Midtown South set for transformation as NYC officials plan to convert empty buildings to residential spaces
In the heart of bustling Manhattan, Midtown South faced a significant downturn during the pandemic, with many businesses forced to close their doors. However, the Department of City Planning has announced ambitious plans to revitalize and reimagine this district, shifting its identity from a commercial hub to a vibrant residential neighborhood.
"We really want this neighborhood to be 24/7, mixed-use – it is stuck today," said Dan Garodnick, director of the Department of City Planning.
The impact of the pandemic left Midtown South with a landscape of empty buildings. But city officials are determined to bring about a transformation. Historically zoned as a manufacturing district, Midtown South's empty commercial office buildings could soon be repurposed for housing, marking a significant shift in policy.
"We want commercial uses, and we want to respect existing businesses that are here. But this is also a great place in New York City for us to enable housing. It’s near transit, and it's endowed with great amenities," said Garodnick.
City planners have identified four key areas within the district spanning 42 blocks. These areas are located between 23rd and 41st streets, from fifth to eighth avenues. These plans align with the mayor's recent announcement to convert office buildings into 20,000 affordable homes. Officials say that 19% of commercial office spaces in the city currently stand vacant.
For local business owners like Tsering, who owns Broadway Accessories on 27th Street, these changes could bring hope or challenges.
“Broadway is no longer the same,” said Tsering.
He’s been selling wholesale jewelry items for about 20 years and says he's witnessed fellow business owners forced to close their doors.
"We cannot afford to pay the rent because rent is so high here. After Christmas, another three stores will close," said Tsering.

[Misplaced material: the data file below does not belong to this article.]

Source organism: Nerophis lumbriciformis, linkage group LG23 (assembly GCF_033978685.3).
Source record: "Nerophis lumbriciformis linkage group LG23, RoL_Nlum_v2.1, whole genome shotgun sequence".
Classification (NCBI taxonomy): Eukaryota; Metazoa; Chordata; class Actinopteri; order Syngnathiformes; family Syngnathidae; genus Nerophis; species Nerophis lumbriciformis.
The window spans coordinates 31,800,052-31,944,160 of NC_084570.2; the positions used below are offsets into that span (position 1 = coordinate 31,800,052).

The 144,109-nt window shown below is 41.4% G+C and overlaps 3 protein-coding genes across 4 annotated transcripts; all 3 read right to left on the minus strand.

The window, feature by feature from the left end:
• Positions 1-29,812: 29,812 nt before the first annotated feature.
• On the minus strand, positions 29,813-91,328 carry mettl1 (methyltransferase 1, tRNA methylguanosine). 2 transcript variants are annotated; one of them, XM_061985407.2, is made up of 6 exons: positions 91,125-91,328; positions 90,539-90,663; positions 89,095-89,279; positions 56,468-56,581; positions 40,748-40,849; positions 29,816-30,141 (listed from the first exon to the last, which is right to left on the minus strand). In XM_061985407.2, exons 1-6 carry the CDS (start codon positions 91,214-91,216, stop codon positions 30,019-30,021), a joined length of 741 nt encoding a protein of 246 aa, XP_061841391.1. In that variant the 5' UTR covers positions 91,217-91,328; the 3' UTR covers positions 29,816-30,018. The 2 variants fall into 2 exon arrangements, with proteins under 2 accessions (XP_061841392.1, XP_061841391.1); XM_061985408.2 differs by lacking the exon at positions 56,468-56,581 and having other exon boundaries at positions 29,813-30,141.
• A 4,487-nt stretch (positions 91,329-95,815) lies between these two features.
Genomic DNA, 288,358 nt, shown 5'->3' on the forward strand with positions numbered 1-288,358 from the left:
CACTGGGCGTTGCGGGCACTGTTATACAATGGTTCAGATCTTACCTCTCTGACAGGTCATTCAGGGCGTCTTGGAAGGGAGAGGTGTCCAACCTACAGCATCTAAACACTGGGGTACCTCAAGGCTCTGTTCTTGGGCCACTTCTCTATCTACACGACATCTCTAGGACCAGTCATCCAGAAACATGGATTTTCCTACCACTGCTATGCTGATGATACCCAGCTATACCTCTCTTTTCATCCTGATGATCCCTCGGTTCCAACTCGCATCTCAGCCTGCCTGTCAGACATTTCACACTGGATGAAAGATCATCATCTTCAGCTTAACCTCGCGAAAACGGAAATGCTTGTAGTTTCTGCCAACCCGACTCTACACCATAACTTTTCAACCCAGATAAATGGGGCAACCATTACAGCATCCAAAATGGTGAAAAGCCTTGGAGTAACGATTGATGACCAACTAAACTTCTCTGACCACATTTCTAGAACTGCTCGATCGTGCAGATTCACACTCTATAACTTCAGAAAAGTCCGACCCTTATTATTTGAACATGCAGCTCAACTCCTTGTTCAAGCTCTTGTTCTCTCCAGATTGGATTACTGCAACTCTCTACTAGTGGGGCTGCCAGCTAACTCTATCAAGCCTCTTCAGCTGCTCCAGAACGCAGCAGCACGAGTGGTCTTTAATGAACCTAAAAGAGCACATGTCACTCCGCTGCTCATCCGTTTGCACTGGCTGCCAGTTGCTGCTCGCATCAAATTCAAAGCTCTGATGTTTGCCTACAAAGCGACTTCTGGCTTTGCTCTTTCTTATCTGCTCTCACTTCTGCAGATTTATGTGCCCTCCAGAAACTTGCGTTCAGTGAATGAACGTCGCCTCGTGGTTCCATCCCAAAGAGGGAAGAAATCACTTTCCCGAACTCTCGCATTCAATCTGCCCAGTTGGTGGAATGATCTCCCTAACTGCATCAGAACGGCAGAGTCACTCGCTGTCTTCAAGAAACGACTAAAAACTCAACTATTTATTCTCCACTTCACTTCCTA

Tsering says the proposed mix plans for the neighborhood might help other businesses but not his wholesale shop.
“For retail, it would be much better when the apartments come, there’s a lot of foot traffic here. I might move it to the food business, that’s what’s in my mind, if this happens,” said Tsering.
New Yorkers in the area expressed mixed feelings about the proposed changes. Some had concerns about what would be considered "affordable" in this revitalized district, questioning whether it would genuinely cater to those in need.
Commuter Jose Guzman asked, "Who are you trying to build it for? Are you building it for people in need or people who have money?"
Another commuter, sharing a more optimistic view, said, "If it's going to help fill up all these buildings, because there's a lot of homelessness in this country, people can't afford their rent. If they mix it up, maybe it would be better," said Bayo Falaye.
The Department of City Planning intends to engage with the public and stakeholders, including local businesses, in upcoming public information sessions. The next session is slated for Oct. 17. Their goal is to collect feedback and insights about the desired changes, with a target of implementing these transformations by 2025. Click HERE for more information.